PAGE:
– ( )
– Could identify fifty different objects and recognize quantities up to six; could
distinguish seven colors and five shapes; had a vocabulary of about 150 words
(operant conditioning?)
• Sue Savage-Rumbaugh
( )
– Bonobo chimpanzee – Kanzi (the Einstein of chimps?)
– Used symbols that represented language
– Receptive language – 72% of 660 requests
When Did Language Evolve?
5-8 million years ago
Australopithecus africanus
common ancestor
Australopithecus robustus
Australopithecus afarensis
Homo habilis
Homo erectus
common chimpanzees
Archaic Homo sapiens sapiens
Language Gradually Evolved
We hunt
Many buffalo
Don’t attack
until I say
Let’s take the kill
back to the others
I have seen herds of
antelope over the hill. I
think we should move
Let’s spend the winter
here. It’s more
sheltered and there
are many animals to
Because out language skills
got better we survived
better. But it all happened
slowly and gradually.
Why Is Language So Interesting?
• Because everybody knows that only humans
talk although other animals may understand a
number of words
• Language makes long-term cumulative
cultural evolution possible
• A novel type of inheritance system with
unlimited hereditary potential
What Is So Special
About Human Language?
• Basically, it is the fact that we make sentences using
• Languages are translatable into one another with good
• Some capacity for language acquisition seems to be
• The “Holy Grail” is the emergence of Syntax
• A system of rules for arranging words into sentences
Different rules for different languages
A sentence must have a noun phrase and a verb phrase
Language Defined
Language: symbols that convey meaning, plus rules for
combining those symbols so that they can be combined
to generate infinite variety of messages
3 - Properties of Language
– Symbolic: represents objects, actions, events & ideas
(ex: car = class of objects that have certain properties)
– Generative: limited number of symbols can generate infinite
array of novel messages (there is always something novel)
– Structured: infinite variety is structured in a limited number
of ways (Rules govern the arrangement of words into phrases
and sentences)
Understanding Language
Evolution Is Difficult
Gossiping Hypothesis
• 2/3’s of all conversation is
about social relationships
– Both in developed countries and
for hunter-gatherers
• Does this kind of language use
have any effect on our fitness?
• Does it help our survival rate?
• Does it increase our
reproductive success?
Substitute for
• Monkeys and Apes are
very social
• They maintain complex
• Grooming is their main
form of social
Increasing Group Size Hypothesis
• Largest group size for non-human primates is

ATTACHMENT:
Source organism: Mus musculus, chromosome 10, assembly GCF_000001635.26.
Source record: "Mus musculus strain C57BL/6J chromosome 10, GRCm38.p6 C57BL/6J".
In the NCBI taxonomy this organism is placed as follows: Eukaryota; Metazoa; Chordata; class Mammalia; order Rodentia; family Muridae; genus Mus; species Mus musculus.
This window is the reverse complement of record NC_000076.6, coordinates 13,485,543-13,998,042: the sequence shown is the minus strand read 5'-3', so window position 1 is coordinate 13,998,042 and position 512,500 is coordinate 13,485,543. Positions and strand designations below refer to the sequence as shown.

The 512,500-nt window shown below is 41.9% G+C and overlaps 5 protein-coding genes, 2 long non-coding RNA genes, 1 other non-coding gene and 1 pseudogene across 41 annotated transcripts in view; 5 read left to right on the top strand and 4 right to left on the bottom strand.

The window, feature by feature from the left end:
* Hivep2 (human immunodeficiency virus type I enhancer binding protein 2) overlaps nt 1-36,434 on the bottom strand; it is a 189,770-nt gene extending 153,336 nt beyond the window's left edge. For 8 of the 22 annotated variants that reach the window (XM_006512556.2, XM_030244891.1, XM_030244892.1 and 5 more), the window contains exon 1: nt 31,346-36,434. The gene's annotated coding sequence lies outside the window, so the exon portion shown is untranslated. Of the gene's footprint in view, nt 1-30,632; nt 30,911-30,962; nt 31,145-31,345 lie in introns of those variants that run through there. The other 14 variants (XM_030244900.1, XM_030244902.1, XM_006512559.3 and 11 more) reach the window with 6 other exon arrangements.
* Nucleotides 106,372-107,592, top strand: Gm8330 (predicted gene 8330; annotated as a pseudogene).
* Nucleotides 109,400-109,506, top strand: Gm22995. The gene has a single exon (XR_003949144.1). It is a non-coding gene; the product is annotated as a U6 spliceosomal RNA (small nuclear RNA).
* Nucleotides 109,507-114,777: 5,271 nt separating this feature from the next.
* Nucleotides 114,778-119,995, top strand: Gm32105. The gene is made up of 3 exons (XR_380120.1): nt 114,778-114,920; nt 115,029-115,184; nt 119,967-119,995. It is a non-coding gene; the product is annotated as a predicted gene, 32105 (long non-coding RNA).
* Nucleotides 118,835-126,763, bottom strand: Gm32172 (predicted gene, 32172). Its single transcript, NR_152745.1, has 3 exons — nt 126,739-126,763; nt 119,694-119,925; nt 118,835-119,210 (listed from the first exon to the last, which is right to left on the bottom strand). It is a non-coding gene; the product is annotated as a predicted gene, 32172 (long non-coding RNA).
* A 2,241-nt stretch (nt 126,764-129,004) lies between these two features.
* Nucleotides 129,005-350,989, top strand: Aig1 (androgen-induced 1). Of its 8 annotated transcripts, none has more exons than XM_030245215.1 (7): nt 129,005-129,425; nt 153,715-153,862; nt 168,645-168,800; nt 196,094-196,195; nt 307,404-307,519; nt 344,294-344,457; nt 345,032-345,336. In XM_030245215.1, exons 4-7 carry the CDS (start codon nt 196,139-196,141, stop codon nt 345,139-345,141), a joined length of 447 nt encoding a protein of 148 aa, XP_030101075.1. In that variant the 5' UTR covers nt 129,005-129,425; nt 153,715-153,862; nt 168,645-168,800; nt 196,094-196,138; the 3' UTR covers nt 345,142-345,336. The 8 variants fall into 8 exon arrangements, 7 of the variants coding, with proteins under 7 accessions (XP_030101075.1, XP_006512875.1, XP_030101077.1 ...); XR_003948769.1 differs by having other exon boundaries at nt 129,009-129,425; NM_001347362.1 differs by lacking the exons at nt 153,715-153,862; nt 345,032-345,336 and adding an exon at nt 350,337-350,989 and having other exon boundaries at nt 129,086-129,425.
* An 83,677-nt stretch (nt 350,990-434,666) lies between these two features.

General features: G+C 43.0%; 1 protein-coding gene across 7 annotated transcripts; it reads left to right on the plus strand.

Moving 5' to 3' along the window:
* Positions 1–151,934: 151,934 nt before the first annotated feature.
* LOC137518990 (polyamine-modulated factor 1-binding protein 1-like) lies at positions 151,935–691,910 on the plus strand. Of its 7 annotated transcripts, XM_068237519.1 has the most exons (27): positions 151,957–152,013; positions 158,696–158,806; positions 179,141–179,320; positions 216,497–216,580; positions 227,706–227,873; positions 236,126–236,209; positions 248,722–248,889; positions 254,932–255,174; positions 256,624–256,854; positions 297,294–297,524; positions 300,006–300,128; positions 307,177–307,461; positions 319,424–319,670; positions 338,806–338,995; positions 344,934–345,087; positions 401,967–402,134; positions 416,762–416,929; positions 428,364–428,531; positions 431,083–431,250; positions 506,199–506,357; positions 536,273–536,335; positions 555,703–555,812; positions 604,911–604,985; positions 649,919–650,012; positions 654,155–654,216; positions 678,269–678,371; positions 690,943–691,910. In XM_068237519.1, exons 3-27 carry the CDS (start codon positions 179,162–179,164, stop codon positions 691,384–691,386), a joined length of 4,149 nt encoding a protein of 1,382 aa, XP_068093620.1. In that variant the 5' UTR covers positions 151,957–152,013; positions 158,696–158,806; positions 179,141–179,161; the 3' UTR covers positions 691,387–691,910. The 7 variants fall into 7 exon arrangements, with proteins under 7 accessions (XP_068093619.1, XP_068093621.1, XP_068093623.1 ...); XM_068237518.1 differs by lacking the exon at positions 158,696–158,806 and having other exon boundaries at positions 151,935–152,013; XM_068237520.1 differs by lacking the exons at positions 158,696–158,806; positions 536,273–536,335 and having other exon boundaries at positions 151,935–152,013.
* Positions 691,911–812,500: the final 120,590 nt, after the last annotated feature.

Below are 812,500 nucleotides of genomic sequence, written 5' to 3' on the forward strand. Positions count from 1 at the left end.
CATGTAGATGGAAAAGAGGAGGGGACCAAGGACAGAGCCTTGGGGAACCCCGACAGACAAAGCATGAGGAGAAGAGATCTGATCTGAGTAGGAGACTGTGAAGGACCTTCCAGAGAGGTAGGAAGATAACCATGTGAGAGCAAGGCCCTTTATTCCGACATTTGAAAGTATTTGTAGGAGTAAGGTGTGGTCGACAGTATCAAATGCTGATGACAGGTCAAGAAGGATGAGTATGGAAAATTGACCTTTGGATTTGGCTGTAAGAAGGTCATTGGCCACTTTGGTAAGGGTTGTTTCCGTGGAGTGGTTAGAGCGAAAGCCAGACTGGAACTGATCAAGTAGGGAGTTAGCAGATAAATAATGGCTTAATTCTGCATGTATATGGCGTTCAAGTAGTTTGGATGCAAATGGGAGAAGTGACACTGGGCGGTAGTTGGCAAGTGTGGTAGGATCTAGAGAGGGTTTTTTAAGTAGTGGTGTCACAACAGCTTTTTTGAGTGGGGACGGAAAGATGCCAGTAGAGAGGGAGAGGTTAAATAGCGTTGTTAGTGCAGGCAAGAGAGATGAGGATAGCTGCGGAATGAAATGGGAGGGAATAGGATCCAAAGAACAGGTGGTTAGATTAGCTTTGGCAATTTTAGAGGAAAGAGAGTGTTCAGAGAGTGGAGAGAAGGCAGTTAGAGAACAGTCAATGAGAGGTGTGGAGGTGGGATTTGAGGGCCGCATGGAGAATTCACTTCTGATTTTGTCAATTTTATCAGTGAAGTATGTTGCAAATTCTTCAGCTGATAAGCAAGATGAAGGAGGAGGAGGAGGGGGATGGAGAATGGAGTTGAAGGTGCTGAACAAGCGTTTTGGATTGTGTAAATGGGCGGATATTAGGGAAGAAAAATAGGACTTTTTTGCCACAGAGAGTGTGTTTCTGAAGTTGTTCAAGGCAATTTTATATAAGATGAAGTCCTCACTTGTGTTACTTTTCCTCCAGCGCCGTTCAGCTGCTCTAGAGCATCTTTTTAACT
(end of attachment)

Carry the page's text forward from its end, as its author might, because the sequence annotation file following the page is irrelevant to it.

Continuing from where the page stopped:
50-55 (chimpanzees and baboons)
• For modern hunter-gatherers it is about 150
• Primates spend up to 20% of their days
• Humans would need to spend 40% of their
time to cover such a large group
 Language is ‘vocal grooming’
Genetic Origin of Language
• Early hominids probably began using gestures to communicate
intentions within a social setting.
• FOXP2 gene: Language or Speech gene responsible for major
inherited speech disorder (KE family studied)
– Over 3 generations, half the family afflicted
– Inability to form intelligible speech
– Defects in processing words according to rules
– Caused by a single nucleotide mutation on exon 14 of
chromosome 7
– Very conserved gene – 1 change in 75 million years before the
divergence of chimps & humans and 2 in the 6 million years
since that divergence
– Mutation occurred 10,000 – 100,000 years ago and may be
critical for the development of modern human speech
Evolution of FOXP2
75 Mya
Grey boxes mark single amino acid mutations
0 mutations in 75 million years for chimps
1 for mice
2 for humans in last 6 million years
This suggests Neandertals have the same human
Vocal Anatomy Gradually Evolved
Vocal Anatomy
Figure B02: Views of how adult humans produce three
vowel sounds by positioning the tongue
Figure B01A: Upper respiratory system
of humans adult
Adapted from Aiello, L., and C. Dean. An Introduction to
Human Evolutionary Anatomy. Academic Press, 1990.
Figure B01B: Upper respiratory
systems of chimpanzee
Figure B01C: Upper respiratory
systems of human infant
Figure B01D: Upper respiratory systems of
Adapted from Conroy, G. C., G. B. Weber, H. Seidler, P. V. Tobias, et al., Science 280 (1998): 1730-1731; and
Lieberman, P. The Biology and Evolution of Language. Harvard University Press, 1984; and Lieberman, P.
Uniquely Human: The Evolution of Speech, Thought, and Selfless Behavior. Harvard University Press, 1991.
• In the chimpanzee and
Austrlopithecine, the pharynx is
short and the soft palate and
epiglottis meet to separate the oral